Meet Attorney Timothy Grabe
Representing Portland’s Injured Since 1983
A native Oregonian, Timothy Grabe received his undergraduate degree from the University of Oregon in 1977. In his 20’s, he worked blue-collar jobs, including logging, driving a farm combine, and heavy lifting in a freeze-dried food factory. These experiences help him identify with clients who work with their hands, particularly those hurt on the job.
Law School & Early Career
Tim attended law school at Lewis & Clark in Portland, where he had the honor of helping edit the Law Review. He graduated in 1982 and worked in criminal defense at a downtown firm. He then spent several years representing large insurance companies. After some time, however, he found his heart was more in helping injured people.
Memberships & Affiliations
Tim gives back to his profession in many ways. Since the early ’90s, he’s served on various state bar committees, including the Uniform Civil Jury Instruction Committee, the Procedure and Practice Committee, and Client Security Fund, which regulate the practice of law in Oregon. Throughout his career, he’s regularly published chapters and articles about trial practice in books. The Oregon Supreme Court appointed Timothy Grabe to serve as a pro tem judge in Multnomah County Circuit Court. Pro tem judges sit as part-time volunteer circuit court judges, overseeing summary judgment motions and other issues to assist the court with managing its docket.
Since 1995, Timothy Grabe has been a member of the Oregon Trial Lawyer’s Association, where he’s served on the Publications Committee. In a field associated with pit bulls promising quick paydays, Tim stands in stark contrast. He immediately strikes one as thoughtful and mature.
Handing Cases With Commitment & Respect
When negotiating settlements, Tim believes it’s important to treat those on the other side, including insurance adjusters and opposing attorneys, as colleagues, deserving of respect. When he takes a case to trial, however, Attorney Grabe devotes himself 100% to winning.
Recent Articles by Tim Grabe
For a look back at how WWII impacted Oregon’s legal field, including how the state treated Japanese-Americans, see Tim’s article.
- Beware the Abyss (The article originally appeared in the Winter 2014 issue of Trial Lawyer Magazine).
Tim authored Chapter 35 in the Oregon State bar Publication, Insurance Law in Oregon, 2020 Edition. The Chapter is entitled Professional-Liability Insurance.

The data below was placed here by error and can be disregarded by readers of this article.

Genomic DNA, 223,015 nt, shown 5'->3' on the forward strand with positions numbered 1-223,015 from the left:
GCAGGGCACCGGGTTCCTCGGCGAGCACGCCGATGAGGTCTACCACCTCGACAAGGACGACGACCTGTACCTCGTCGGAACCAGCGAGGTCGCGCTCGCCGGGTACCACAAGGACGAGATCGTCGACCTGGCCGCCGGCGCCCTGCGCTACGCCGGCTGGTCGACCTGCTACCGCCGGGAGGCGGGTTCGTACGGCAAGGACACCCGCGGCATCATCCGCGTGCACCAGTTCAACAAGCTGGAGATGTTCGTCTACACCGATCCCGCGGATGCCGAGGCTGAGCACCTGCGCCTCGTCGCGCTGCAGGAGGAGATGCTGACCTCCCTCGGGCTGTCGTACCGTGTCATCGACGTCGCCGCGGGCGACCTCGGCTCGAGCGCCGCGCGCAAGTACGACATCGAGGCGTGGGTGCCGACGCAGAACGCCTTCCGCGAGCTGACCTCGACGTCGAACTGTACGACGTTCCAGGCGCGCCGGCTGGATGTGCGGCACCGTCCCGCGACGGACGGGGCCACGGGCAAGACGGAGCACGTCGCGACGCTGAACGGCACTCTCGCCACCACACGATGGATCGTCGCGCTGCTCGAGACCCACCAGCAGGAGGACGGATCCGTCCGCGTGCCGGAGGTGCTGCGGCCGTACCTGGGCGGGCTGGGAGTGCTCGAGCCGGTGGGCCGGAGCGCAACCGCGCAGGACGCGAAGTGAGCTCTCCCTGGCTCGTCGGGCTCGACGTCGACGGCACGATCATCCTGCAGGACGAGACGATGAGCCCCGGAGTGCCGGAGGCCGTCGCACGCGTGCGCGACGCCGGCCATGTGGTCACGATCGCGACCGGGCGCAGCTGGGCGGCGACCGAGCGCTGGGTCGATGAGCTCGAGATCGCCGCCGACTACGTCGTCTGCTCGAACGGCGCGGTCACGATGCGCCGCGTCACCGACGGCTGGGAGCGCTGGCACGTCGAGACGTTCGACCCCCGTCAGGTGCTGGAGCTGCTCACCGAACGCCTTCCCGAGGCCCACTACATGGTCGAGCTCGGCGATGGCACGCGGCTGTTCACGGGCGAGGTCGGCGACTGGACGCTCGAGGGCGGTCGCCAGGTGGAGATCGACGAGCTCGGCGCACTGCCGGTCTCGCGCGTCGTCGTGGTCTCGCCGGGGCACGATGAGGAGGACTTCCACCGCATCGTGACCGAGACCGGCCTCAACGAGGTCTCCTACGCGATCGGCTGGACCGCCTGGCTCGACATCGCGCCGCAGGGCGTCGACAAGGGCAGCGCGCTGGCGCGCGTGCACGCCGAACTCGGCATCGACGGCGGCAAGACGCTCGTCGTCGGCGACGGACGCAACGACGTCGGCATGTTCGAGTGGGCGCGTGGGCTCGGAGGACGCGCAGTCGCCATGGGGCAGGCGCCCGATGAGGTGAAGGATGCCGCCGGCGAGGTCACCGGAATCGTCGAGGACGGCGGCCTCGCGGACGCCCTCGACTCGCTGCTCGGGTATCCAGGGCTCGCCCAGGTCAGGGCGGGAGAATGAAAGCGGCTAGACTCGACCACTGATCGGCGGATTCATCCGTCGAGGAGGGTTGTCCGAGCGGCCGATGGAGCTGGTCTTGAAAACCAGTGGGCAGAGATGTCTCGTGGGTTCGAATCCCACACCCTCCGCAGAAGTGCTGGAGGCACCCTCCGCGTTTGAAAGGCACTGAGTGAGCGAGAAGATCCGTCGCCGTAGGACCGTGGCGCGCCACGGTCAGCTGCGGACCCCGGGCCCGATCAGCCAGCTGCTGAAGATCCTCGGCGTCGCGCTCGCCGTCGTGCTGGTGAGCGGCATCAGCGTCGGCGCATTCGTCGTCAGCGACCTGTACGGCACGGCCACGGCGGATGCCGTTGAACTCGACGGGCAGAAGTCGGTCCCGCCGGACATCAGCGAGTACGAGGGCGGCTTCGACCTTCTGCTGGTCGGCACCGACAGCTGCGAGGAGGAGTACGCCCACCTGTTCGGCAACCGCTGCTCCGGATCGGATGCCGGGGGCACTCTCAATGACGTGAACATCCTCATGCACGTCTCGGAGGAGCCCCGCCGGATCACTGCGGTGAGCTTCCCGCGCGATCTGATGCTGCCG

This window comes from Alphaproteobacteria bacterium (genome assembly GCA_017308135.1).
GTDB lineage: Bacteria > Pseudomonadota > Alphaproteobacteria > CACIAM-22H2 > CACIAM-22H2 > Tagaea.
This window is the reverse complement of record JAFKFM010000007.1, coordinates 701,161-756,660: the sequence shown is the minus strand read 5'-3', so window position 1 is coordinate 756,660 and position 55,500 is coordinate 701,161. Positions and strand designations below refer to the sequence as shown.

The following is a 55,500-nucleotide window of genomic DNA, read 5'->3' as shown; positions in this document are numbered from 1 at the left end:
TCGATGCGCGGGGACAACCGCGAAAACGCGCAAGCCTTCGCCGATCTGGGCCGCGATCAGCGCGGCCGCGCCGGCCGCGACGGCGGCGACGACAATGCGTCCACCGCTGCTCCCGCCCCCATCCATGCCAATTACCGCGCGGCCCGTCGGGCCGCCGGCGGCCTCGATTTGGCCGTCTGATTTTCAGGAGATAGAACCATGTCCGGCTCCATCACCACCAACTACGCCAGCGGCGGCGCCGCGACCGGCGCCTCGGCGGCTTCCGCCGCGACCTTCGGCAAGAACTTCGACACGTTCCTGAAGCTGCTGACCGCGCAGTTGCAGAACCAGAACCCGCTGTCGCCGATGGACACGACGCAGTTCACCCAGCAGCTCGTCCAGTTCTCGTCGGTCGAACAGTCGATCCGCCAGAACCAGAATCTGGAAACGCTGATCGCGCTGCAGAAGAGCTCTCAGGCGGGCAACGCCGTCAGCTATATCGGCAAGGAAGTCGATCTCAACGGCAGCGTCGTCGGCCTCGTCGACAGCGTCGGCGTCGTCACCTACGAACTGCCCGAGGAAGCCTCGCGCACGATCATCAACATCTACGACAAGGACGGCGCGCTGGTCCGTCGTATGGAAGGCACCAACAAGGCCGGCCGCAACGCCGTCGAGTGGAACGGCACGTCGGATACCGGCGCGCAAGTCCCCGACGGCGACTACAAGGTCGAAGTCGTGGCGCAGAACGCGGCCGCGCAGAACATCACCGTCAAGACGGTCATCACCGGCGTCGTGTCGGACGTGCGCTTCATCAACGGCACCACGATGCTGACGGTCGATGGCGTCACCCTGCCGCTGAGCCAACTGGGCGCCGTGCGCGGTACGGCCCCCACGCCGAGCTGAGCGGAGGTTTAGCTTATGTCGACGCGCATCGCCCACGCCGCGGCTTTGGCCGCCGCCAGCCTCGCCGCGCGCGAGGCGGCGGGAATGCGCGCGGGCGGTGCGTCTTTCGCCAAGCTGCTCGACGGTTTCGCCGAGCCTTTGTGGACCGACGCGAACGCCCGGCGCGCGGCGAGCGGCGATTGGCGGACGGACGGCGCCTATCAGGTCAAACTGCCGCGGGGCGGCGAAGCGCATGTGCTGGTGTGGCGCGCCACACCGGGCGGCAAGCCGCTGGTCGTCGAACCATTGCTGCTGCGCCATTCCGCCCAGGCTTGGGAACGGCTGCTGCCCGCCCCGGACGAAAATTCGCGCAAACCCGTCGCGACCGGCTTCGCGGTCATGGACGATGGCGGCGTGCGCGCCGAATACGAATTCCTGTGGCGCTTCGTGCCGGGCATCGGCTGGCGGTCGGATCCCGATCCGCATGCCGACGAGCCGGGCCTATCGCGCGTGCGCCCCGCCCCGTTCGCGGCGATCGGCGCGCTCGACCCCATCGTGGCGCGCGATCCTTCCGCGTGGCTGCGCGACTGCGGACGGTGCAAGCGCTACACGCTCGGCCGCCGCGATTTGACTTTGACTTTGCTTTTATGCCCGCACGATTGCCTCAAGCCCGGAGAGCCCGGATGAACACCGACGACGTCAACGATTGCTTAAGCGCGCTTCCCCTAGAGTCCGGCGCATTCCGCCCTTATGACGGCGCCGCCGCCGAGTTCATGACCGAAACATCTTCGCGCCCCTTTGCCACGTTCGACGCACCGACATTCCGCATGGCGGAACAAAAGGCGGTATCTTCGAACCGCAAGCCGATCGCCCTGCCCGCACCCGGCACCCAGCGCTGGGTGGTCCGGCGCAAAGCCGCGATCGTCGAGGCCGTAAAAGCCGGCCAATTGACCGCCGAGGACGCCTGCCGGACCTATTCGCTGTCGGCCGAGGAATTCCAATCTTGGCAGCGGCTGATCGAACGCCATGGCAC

Here is a summary of the book: This new edition of Insurance Law in Oregon is completely reorganized and updated, with 12 chapters covering new subject matter never before included in this publication. Our expert authors explain the fundamental issues of insurance law, such as interpreting policy language and the insurer’s duty to defend, settle, and pay. In addition, they address cutting edge issues, such as cyber and privacy insurance and employment practices liability insurance. This comprehensive resource will make a perfect addition to your library.
Q&A with Attorney Timothy Grabe
Why did you choose to become a personal injury lawyer?
I have done a lot of blue-collar work in my teens and twenties, such as logging, driving combines, factory work, and food service, so I’ve seen what happens when good people get hurt. In being a personal injury lawyer, I can use my college education in history, and combine it with my work history and enjoyment of making peoples’ lives better.
What sets your firm apart from the rest?
Instead of taking on a huge amount of smaller cases, I try to take on fewer, bigger cases so that I can focus on getting to know the clients’ doctors and other important aspects of the case. I view a client as potentially having to go to trial against a well-funded insurance company, so I am careful that every case I take on has merit, and I know I can prove the insurance company’s person was wrong in causing the injury.
Tell us about a case that you are particularly proud of:
I helped a brain-injured civilian employee of the US Army by winning a trial that required us to prove a machine he operated ruined his ability to work by spewing out a dangerous toxin. Despite our efforts to settle, the insurance company forced us to trial, where a big law firm tried to get the jury to award zero. The case was challenging because it involved many issues of engineering, medicine, and job duties. Winning a verdict that was a few dollars short of one million dollars was a fair outcome, and my client’s life will be much better now.
Why do you limit the number of cases that you represent?
A lawyer should not spread himself too thin. It takes time to go talk to doctors about a client, and it takes time to thoroughly get to know the facts of a case. I get better results by spending time creating a strategy for each case, and following through.
Why do you represent cases on a contingency fee basis?
I find that clients don’t have $300 per hour to pay a lawyer to spend 300 or 1,000 hours on a case. Therefore, I commonly am paid a percentage of what we recover, which can be six months or even years in the future. The contingent fee levels the playing field with the insurance company on the other side.
How do you view your role in the attorney-client relationship?
I like to inform clients about the big picture, and get them to forget about the small stuff that sometimes worries them. I like to guide the process, with clients’ input on our goals.
In your opinion, what is the most effective way to resolve a claim?
Settling a claim for a fair amount is the best result, because that avoids having to incur lots of trials costs such as doctors’ fees. But if a claim won’t settle, then we move on to a lawsuit. Most lawsuits get resolved or settled before trial, but a lawyer really has to be prepared to take the case to trial. I can do that, without being a stereotypical pit bull jerk of a lawyer that we see portrayed on TV all too often.